By Todd Cohen
RALEIGH, N.C. — Barbara Metelsky, director of the Nonprofit Sector Resource Institute at Seton Hall University, has been named director of a new initiative at N.C. State University to support nonprofit studies, services and research.
Metelsky, who starts work Aug. 15, initially will focus on helping to launch an interdisciplinary certificate program in nonprofit management this fall offered through the master’s program in public administration.
She also will help assess results of a survey, conducted this spring, to map the scope and needs of North Carolina nonprofits, and help shape the initiative’s work.
And in September, Metelsky will launch an inventory of the nonprofit interests of NCSU’s faculty, starting with the 350 faculty members in the College of Humanities and Social Sciences, and find ways to involve them in the initiative.
“There are many ways universities can engage and support their surrounding communities,” she says.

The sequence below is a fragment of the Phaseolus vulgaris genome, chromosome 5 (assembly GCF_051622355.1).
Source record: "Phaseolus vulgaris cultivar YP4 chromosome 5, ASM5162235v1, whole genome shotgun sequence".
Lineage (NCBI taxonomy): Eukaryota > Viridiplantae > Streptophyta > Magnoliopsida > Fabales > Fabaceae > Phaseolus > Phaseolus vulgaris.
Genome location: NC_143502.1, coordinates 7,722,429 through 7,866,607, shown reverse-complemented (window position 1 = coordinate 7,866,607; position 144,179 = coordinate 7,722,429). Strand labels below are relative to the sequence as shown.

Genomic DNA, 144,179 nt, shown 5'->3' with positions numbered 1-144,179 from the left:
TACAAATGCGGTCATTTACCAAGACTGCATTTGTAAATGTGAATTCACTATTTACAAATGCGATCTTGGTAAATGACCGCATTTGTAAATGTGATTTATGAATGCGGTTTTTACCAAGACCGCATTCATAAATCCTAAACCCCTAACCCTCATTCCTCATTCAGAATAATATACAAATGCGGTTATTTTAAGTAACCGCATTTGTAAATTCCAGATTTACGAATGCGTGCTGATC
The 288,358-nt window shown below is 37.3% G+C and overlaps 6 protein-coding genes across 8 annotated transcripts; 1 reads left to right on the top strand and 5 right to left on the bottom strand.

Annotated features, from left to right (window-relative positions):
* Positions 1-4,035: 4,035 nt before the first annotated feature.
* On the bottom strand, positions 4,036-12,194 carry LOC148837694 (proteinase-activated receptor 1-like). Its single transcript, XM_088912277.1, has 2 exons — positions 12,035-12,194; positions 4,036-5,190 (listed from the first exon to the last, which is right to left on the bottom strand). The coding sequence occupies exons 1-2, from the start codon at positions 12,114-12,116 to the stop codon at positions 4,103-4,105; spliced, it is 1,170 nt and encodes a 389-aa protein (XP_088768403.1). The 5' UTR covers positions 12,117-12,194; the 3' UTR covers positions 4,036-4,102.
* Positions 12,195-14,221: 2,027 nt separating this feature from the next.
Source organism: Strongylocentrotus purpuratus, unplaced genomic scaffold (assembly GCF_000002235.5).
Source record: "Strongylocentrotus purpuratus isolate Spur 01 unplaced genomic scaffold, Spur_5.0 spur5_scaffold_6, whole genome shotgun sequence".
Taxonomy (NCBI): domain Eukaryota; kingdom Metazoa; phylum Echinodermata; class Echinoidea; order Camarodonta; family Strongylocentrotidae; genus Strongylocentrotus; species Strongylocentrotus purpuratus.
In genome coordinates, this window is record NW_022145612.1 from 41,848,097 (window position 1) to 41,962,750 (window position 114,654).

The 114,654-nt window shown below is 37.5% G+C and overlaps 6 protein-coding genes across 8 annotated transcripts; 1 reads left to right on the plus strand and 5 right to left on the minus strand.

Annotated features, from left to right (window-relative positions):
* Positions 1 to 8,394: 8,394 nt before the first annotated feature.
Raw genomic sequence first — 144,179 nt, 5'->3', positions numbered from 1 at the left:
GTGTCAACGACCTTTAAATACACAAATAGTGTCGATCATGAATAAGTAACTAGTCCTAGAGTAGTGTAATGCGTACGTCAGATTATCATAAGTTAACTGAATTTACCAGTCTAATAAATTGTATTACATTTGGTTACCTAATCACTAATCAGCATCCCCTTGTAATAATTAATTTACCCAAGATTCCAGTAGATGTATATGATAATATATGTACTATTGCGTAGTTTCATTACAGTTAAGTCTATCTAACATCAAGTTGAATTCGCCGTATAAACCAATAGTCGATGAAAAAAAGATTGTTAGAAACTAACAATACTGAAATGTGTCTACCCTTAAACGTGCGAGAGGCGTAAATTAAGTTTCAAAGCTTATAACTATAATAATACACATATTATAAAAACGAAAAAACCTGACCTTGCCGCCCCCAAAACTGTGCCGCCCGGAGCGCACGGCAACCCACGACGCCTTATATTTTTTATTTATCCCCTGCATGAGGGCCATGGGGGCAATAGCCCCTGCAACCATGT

Linda Brady, dean of the College of Humanities and Social Sciences, says NCSU could offer a nonprofit master’s degree by fall 2005 or 2006.
The interdisciplinary degree could involve other schools and be available online and through other media for nonprofit executives throughout the state.
Metelsky also plans this fall to contract with an official of a major nonprofit academic program at another university to help the initiative develop a long-term strategy, including creation of a governing body that would include representatives from throughout the campus and from nonprofits, corporations and government.
What will distinguish the initiative, she says, will be a focus that roots academic studies and research in the needs of nonprofits and puts students and faculty to work to understand and meet those needs.
The key, she says, is to “take theory and use it in a practical way to support the growth and activities of the nonprofit sector.”
Brady says the initiative needs to raise $4 million, half of it for endowment.
The A.J. Fletcher Foundation in Raleigh has agreed to give $1 million over four years for operations if NCSU can match those funds.